Nuclear fears add to plane mystery

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The Independent Online
POLICE IN Switzerland are trying to unravel the mystery behind a plane which crashed into Lake Constance two weeks ago, amid fears that it was being used to smuggle nuclear materials from East Europe.

The crash triggered a scare that the waters of Lake Constance had been polluted by spilt nuclear material, and prompted a manhunt for the pilot and his four passengers, who are now thought by police to have engineered the crash.

The Swiss authorities have recovered the plane from the bottom of the lake, but despite an extensive search involving underwater cameras, they have yet to find any incriminating evidence.

Swiss papers have been full of rumors that the German-registered plane was smuggling radioactive material when it crashed on 24 January, and some 300 journalists and 4,000 people were on hand yesterday to see it winched to the surface. Most troubling for the authorities however, is the whereabouts of the five people and one dog, a terrier called Asta, who were on board.

The Cessna aircraft was flown by an experienced pilot, Rudolf Wirchen, and among his four passengers were two shady businessmen from Berlin, known to Interpol as smugglers of arms, pornography and rare metals. Two Czech female passengers who were on the plane are also missing, although their suitcases have been found by the police.

The alarm about possible radioactive contamination began when the Swiss police revealed that the two men - Josef Rimmele, 54, and Klaus Eichler, 53 - were on Interpol's files for having previously smuggled Caesium 133, a non- radioactive substance. According to the International Atomic Energy Agency in Vienna, this was confused with Caesium 137 which is highly radioactive, setting off a media meltdown in Switzerland and parts of Germany.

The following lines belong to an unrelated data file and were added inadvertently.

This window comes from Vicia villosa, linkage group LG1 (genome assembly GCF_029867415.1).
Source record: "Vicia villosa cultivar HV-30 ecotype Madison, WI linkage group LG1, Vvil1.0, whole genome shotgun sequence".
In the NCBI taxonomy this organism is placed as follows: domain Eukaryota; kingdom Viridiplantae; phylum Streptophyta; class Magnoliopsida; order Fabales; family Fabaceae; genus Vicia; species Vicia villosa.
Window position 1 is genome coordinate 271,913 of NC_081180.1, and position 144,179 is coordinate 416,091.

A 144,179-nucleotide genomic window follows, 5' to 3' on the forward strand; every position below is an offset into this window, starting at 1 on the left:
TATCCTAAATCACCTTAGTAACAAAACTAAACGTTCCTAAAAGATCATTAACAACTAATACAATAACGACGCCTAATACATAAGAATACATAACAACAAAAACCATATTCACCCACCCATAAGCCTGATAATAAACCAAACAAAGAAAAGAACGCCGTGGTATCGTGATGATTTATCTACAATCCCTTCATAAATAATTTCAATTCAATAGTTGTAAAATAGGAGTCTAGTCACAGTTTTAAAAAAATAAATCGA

Yesterday, as the wreckage of the rented twin-engined Cessna was brought to the surface, suspicions grew that the plane had been deliberately ditched and that its passengers had fled, possibly after being picked up by a boat. According to the police, the aircraft door had been unlocked from inside and all the seatbelts were unfastened when the plane was raised.

A Swiss government aircraft expert, Klaus Gallmeister, said that the plane had made a 'textbook landing', with its wheels retracted, compounding the suspicion that all those aboard left the plane before it sank.

Despite the hysteria which the crash has caused around Lake Constance - from which some 30,000 people obtain their drinking water - no radioactive contamination was found in the lake and the authorities have dismissed the fears.

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